As a long-established international media membership network, with members all over the world, we traditionally rely on physical events and conferences for the majority of our revenue.
Much like everyone else in our space, in the last 10 weeks we’ve had to make the rapid switch to holding virtual events. Having held webinars every week (and sometimes two a week) since the crisis started, here’s what we’ve learned, starting with some thoughts on format…
“It’s a talk show, not a lecture”
This great phrase was coined by our Chief Content Officer, Cobus Heyl. We rapidly realised that the event experience in a virtual world is different from a physical one.
– Lengthy slide decks, even from high-profile speakers, just don’t work as well in the virtual world. Most webinar platforms can only show either the slides or the speaker, and there’s something about not having the combination of both that causes slide-heavy presentations to drag. The audience loses attention or falls away.
– Focus on the conversation, using slides sparingly and only as a prompt. The best approach is a ‘hybrid’ format, mixing personal interaction with slides to illustrate specific points. Remember that most of your audience will have been at home with limited human engagement outside their immediate circle for many weeks – show them some human faces!
– Use audience Q&A to evolve a more natural conversation. Unlike in physical events, where getting questions from the audience can be painful, online audiences are more than willing to submit questions via the webinar platform. On one recently, we had more than 30 in a single hour! Rather than wait until the end, use audience questions to make the conversation flow more naturally. Keep an eye out for questions that are relevant to whatever bit of the conversation you’re on and throw these in. The audience will feel more like they’re part of the event and it will make the whole thing flow more naturally.
– Resist large panels. Webinars eat up time more easily than physical events, so resist the urge to add lots of people to the conversation. I would recommend that, in addition to the host, you have no more than 2 guests on any one session. Any more than that and you won’t be able to get to all of them for long enough.
– Keep an eye on the ‘chat’ box. Many webinar platforms have chat functions that allow the delegates and panel to chat with one another during the event. These can often be a source of additional questions and comments that can help the conversation flow.
There are a multitude of webinar platforms out there and you need to choose the one that’s right for you. We started off using Crowdcast but quickly switched to Zoom , which seems to be emerging as one of the biggest platforms. We’re also evaluating a platform called Deal Room for certain events, because it allows us to run both webinars and private meetings from the same platform (this is important for us as we’re trying to replicate both the knowledge sharing and the networking from traditional events).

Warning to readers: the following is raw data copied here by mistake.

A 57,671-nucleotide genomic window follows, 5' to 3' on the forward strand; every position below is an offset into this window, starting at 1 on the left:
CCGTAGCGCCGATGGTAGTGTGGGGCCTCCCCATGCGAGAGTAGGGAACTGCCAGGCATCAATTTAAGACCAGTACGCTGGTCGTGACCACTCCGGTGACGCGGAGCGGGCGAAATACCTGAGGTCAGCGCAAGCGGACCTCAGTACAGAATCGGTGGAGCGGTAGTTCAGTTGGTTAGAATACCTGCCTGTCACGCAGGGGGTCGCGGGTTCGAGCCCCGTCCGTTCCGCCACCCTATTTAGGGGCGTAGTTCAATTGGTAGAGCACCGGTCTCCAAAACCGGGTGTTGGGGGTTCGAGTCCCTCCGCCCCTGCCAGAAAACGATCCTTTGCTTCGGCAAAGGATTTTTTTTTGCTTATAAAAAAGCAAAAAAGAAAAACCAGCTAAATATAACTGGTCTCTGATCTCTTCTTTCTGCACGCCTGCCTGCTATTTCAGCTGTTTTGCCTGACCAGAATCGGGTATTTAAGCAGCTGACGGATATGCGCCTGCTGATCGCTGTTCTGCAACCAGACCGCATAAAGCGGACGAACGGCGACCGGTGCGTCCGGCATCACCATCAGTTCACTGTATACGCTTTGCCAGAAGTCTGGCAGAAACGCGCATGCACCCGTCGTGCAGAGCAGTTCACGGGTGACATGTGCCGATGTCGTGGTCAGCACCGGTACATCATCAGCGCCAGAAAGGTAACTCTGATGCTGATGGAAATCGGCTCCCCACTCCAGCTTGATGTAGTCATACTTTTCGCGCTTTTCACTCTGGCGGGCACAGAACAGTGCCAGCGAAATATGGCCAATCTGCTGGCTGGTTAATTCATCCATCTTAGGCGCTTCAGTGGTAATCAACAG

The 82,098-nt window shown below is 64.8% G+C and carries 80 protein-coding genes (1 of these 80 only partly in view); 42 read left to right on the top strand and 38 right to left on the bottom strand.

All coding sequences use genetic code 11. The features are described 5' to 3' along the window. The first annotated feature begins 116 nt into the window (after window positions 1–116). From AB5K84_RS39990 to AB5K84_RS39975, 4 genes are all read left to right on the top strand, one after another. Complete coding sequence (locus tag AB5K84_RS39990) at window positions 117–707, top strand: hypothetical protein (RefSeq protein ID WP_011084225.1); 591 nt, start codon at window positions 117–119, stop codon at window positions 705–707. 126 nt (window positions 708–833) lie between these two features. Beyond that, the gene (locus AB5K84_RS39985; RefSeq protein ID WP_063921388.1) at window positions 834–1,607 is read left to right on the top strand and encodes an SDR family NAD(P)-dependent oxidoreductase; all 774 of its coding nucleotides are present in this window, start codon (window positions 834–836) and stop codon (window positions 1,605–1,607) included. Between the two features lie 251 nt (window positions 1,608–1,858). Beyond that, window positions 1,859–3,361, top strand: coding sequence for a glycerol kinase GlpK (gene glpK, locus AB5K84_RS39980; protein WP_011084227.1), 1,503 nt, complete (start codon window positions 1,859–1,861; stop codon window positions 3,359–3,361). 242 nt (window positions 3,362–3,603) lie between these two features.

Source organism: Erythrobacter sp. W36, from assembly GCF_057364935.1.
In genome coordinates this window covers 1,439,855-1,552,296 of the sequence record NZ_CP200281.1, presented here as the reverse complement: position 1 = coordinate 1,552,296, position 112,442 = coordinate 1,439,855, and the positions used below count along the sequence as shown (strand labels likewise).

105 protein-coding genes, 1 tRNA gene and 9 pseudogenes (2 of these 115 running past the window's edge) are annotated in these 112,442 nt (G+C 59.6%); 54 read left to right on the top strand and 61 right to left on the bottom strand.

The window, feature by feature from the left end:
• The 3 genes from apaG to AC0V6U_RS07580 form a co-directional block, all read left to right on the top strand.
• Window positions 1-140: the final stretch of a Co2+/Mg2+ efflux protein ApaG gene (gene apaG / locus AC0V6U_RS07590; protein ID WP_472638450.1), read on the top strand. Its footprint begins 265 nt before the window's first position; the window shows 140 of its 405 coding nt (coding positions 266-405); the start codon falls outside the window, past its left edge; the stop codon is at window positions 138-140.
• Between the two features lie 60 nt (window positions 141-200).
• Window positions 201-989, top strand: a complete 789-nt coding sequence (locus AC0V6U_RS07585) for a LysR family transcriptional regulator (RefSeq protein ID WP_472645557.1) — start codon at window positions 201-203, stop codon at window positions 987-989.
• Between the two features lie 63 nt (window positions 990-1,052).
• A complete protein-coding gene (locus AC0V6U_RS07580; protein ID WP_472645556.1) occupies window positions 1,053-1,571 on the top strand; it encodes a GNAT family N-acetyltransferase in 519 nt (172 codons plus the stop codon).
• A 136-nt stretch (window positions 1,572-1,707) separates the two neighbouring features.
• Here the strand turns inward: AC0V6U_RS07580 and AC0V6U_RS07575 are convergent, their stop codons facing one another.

– Consider how easy the platform is to use, not just for you but for speakers and panellists. If it’s hard to join and not intuitive to use, then you risk making it hard for attendees to participate in your webinars.
– Look at the level of audience interaction enabled by the platform. Does it enable questions and chat? Can you easily allow audience members to join the conversation if needed?
– Different platforms allow different levels of customisation and branding (Zoom is quite poor at this, for example). So, if having a branded experience that really reflects your brand is important, you will need to bear this in mind when evaluating.
– If you have a really strong marketing / CRM focus, then you’ll also want to look at the extent to which your chosen platform supports custom URLs to allow source tracking (we create 10-15 different URLs for each webinar, to allow us to understand where the audience came from) and integrates with your CRM platform.
– You’ll also want to look at the level of detail in the post-event analytics. Key data to look out for are number of registered delegates versus those actually attending; how long they stayed on; how much attention they were paying; and transcripts of questions asked and chat.
– We share all of our webinars onto our YouTube channel after the event, so if you want to do the same, be sure your webinars are being automatically recorded.
– Finally, look at the way in which your platform communicates with delegates both pre- and post-event. These e-mails can be a great marketing opportunity – for example, we get around 10% of our attendees on each webinar through links provided in post-event e-mails for the previous webinar.
There’s no right or wrong answer in choosing a webinar platform, they all have their advantages and disadvantages.
Scripting, testing and rehearsing
There’s no difference between a physical event and a virtual one in terms of preparation – you have to prepare properly!
– Hold a call with your guests to talk through what you’re going to say and to look at slides they may be presenting. If they’re not familiar with the platform you’re using, hold a ‘test’ webinar without any attendees, to get them used to it.
– Show them how the Q&A and chat functionality work and agree how questions will be fielded.
– Write a script – this is really important. Pauses and hesitation are even more apparent on video that they are in real life, so make sure you have a clear script that can help you navigate your way through the event.